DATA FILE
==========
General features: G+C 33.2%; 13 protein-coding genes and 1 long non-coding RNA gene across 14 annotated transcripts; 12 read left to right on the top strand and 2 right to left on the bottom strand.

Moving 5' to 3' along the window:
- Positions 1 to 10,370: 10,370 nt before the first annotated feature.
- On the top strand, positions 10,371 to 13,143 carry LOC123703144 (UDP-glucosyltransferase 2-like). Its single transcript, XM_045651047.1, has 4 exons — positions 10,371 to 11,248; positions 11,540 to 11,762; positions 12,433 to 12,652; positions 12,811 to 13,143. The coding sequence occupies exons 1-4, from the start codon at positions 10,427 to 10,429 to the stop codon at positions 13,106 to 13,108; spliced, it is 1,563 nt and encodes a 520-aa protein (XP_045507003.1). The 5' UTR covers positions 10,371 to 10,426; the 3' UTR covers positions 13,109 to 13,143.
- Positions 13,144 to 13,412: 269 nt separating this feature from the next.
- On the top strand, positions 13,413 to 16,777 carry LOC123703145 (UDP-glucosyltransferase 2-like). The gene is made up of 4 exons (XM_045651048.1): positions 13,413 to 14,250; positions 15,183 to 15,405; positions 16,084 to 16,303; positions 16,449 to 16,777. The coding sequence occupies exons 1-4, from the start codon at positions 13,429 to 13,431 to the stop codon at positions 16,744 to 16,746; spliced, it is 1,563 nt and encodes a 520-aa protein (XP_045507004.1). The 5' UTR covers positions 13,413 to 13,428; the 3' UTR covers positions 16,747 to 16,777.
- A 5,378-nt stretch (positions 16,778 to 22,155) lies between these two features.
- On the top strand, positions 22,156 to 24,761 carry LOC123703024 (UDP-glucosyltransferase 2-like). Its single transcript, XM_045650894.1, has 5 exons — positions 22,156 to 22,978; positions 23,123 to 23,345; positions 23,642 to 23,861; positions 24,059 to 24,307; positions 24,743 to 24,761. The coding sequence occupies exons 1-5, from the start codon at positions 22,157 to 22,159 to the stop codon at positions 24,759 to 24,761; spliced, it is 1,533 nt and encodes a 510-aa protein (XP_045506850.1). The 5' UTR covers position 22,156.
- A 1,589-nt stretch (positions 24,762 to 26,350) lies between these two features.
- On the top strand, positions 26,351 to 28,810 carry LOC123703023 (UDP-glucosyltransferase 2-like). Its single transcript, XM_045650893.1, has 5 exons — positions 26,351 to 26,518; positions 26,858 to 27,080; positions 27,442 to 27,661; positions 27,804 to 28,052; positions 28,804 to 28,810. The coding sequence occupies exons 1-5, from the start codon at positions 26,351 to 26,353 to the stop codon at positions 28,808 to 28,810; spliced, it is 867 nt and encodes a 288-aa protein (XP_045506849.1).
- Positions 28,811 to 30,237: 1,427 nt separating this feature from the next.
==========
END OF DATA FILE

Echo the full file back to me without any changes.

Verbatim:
General features: G+C 33.2%; 13 protein-coding genes and 1 long non-coding RNA gene across 14 annotated transcripts; 12 read left to right on the top strand and 2 right to left on the bottom strand.

Moving 5' to 3' along the window:
- Positions 1 to 10,370: 10,370 nt before the first annotated feature.
- On the top strand, positions 10,371 to 13,143 carry LOC123703144 (UDP-glucosyltransferase 2-like). Its single transcript, XM_045651047.1, has 4 exons — positions 10,371 to 11,248; positions 11,540 to 11,762; positions 12,433 to 12,652; positions 12,811 to 13,143. The coding sequence occupies exons 1-4, from the start codon at positions 10,427 to 10,429 to the stop codon at positions 13,106 to 13,108; spliced, it is 1,563 nt and encodes a 520-aa protein (XP_045507003.1). The 5' UTR covers positions 10,371 to 10,426; the 3' UTR covers positions 13,109 to 13,143.
- Positions 13,144 to 13,412: 269 nt separating this feature from the next.
- On the top strand, positions 13,413 to 16,777 carry LOC123703145 (UDP-glucosyltransferase 2-like). The gene is made up of 4 exons (XM_045651048.1): positions 13,413 to 14,250; positions 15,183 to 15,405; positions 16,084 to 16,303; positions 16,449 to 16,777. The coding sequence occupies exons 1-4, from the start codon at positions 13,429 to 13,431 to the stop codon at positions 16,744 to 16,746; spliced, it is 1,563 nt and encodes a 520-aa protein (XP_045507004.1). The 5' UTR covers positions 13,413 to 13,428; the 3' UTR covers positions 16,747 to 16,777.
- A 5,378-nt stretch (positions 16,778 to 22,155) lies between these two features.
- On the top strand, positions 22,156 to 24,761 carry LOC123703024 (UDP-glucosyltransferase 2-like). Its single transcript, XM_045650894.1, has 5 exons — positions 22,156 to 22,978; positions 23,123 to 23,345; positions 23,642 to 23,861; positions 24,059 to 24,307; positions 24,743 to 24,761. The coding sequence occupies exons 1-5, from the start codon at positions 22,157 to 22,159 to the stop codon at positions 24,759 to 24,761; spliced, it is 1,533 nt and encodes a 510-aa protein (XP_045506850.1). The 5' UTR covers position 22,156.
- A 1,589-nt stretch (positions 24,762 to 26,350) lies between these two features.
- On the top strand, positions 26,351 to 28,810 carry LOC123703023 (UDP-glucosyltransferase 2-like). Its single transcript, XM_045650893.1, has 5 exons — positions 26,351 to 26,518; positions 26,858 to 27,080; positions 27,442 to 27,661; positions 27,804 to 28,052; positions 28,804 to 28,810. The coding sequence occupies exons 1-5, from the start codon at positions 26,351 to 26,353 to the stop codon at positions 28,808 to 28,810; spliced, it is 867 nt and encodes a 288-aa protein (XP_045506849.1).
- Positions 28,811 to 30,237: 1,427 nt separating this feature from the next.